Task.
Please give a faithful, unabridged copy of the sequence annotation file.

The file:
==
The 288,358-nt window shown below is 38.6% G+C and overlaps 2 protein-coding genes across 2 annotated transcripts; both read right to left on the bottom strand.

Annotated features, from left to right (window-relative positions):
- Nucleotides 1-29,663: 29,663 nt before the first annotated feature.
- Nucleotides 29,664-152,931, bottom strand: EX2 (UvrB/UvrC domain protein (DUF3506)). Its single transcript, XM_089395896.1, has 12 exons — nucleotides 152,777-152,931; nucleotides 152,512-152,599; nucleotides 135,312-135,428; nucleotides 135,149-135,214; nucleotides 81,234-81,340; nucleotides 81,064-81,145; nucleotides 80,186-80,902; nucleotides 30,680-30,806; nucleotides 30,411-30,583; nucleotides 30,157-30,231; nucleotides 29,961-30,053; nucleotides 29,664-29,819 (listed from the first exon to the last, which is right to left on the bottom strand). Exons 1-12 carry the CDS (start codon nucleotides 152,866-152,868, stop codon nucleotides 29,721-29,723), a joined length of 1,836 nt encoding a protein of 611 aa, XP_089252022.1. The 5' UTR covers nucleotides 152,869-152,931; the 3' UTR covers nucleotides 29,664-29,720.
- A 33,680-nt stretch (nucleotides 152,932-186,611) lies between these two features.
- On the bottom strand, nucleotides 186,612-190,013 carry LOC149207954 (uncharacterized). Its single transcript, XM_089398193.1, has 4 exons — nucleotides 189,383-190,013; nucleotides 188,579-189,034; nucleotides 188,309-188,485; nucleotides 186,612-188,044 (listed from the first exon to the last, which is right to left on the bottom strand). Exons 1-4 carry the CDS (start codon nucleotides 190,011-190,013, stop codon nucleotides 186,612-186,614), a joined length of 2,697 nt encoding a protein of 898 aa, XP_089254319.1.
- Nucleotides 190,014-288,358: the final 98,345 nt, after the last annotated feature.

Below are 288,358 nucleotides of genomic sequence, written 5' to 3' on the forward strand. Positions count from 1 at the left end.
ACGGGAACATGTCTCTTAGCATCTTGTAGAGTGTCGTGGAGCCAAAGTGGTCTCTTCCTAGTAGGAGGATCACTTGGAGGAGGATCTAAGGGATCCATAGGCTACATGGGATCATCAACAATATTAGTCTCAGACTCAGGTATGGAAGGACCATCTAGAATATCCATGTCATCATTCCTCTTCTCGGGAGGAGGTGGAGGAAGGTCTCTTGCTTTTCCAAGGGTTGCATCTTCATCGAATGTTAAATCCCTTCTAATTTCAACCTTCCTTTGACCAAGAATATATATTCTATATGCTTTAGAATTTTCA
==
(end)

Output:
The 288,358-nt window shown below is 38.6% G+C and overlaps 2 protein-coding genes across 2 annotated transcripts; both read right to left on the bottom strand.

Annotated features, from left to right (window-relative positions):
- Nucleotides 1-29,663: 29,663 nt before the first annotated feature.
- Nucleotides 29,664-152,931, bottom strand: EX2 (UvrB/UvrC domain protein (DUF3506)). Its single transcript, XM_089395896.1, has 12 exons — nucleotides 152,777-152,931; nucleotides 152,512-152,599; nucleotides 135,312-135,428; nucleotides 135,149-135,214; nucleotides 81,234-81,340; nucleotides 81,064-81,145; nucleotides 80,186-80,902; nucleotides 30,680-30,806; nucleotides 30,411-30,583; nucleotides 30,157-30,231; nucleotides 29,961-30,053; nucleotides 29,664-29,819 (listed from the first exon to the last, which is right to left on the bottom strand). Exons 1-12 carry the CDS (start codon nucleotides 152,866-152,868, stop codon nucleotides 29,721-29,723), a joined length of 1,836 nt encoding a protein of 611 aa, XP_089252022.1. The 5' UTR covers nucleotides 152,869-152,931; the 3' UTR covers nucleotides 29,664-29,720.
- A 33,680-nt stretch (nucleotides 152,932-186,611) lies between these two features.
- On the bottom strand, nucleotides 186,612-190,013 carry LOC149207954 (uncharacterized). Its single transcript, XM_089398193.1, has 4 exons — nucleotides 189,383-190,013; nucleotides 188,579-189,034; nucleotides 188,309-188,485; nucleotides 186,612-188,044 (listed from the first exon to the last, which is right to left on the bottom strand). Exons 1-4 carry the CDS (start codon nucleotides 190,011-190,013, stop codon nucleotides 186,612-186,614), a joined length of 2,697 nt encoding a protein of 898 aa, XP_089254319.1.
- Nucleotides 190,014-288,358: the final 98,345 nt, after the last annotated feature.

Below are 288,358 nucleotides of genomic sequence, written 5' to 3' on the forward strand. Positions count from 1 at the left end.
ACGGGAACATGTCTCTTAGCATCTTGTAGAGTGTCGTGGAGCCAAAGTGGTCTCTTCCTAGTAGGAGGATCACTTGGAGGAGGATCTAAGGGATCCATAGGCTACATGGGATCATCAACAATATTAGTCTCAGACTCAGGTATGGAAGGACCATCTAGAATATCCATGTCATCATTCCTCTTCTCGGGAGGAGGTGGAGGAAGGTCTCTTGCTTTTCCAAGGGTTGCATCTTCATCGAATGTTAAATCCCTTCTAATTTCAACCTTCCTTTGACCAAGAATATATATTCTATATGCTTTAGAATTTTCA